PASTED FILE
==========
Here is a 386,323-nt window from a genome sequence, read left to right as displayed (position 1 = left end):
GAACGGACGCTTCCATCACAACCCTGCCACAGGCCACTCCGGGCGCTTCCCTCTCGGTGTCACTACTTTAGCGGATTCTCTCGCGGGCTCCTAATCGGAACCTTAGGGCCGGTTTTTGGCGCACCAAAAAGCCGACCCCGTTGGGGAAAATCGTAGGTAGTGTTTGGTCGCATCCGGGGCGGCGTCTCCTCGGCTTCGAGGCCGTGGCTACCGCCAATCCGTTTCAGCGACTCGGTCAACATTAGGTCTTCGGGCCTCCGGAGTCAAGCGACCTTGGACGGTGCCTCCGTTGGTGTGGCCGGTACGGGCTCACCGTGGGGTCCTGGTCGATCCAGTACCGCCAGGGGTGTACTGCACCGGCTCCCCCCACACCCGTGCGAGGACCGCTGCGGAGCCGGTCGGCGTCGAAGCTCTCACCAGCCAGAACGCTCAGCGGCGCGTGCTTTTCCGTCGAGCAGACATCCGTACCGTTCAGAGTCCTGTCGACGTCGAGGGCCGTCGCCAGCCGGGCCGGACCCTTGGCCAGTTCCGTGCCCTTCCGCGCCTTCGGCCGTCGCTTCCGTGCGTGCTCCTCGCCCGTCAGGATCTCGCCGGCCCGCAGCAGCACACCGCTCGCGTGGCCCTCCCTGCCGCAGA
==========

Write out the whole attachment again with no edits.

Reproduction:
Here is a 386,323-nt window from a genome sequence, read left to right as displayed (position 1 = left end):
GAACGGACGCTTCCATCACAACCCTGCCACAGGCCACTCCGGGCGCTTCCCTCTCGGTGTCACTACTTTAGCGGATTCTCTCGCGGGCTCCTAATCGGAACCTTAGGGCCGGTTTTTGGCGCACCAAAAAGCCGACCCCGTTGGGGAAAATCGTAGGTAGTGTTTGGTCGCATCCGGGGCGGCGTCTCCTCGGCTTCGAGGCCGTGGCTACCGCCAATCCGTTTCAGCGACTCGGTCAACATTAGGTCTTCGGGCCTCCGGAGTCAAGCGACCTTGGACGGTGCCTCCGTTGGTGTGGCCGGTACGGGCTCACCGTGGGGTCCTGGTCGATCCAGTACCGCCAGGGGTGTACTGCACCGGCTCCCCCCACACCCGTGCGAGGACCGCTGCGGAGCCGGTCGGCGTCGAAGCTCTCACCAGCCAGAACGCTCAGCGGCGCGTGCTTTTCCGTCGAGCAGACATCCGTACCGTTCAGAGTCCTGTCGACGTCGAGGGCCGTCGCCAGCCGGGCCGGACCCTTGGCCAGTTCCGTGCCCTTCCGCGCCTTCGGCCGTCGCTTCCGTGCGTGCTCCTCGCCCGTCAGGATCTCGCCGGCCCGCAGCAGCACACCGCTCGCGTGGCCCTCCCTGCCGCAGA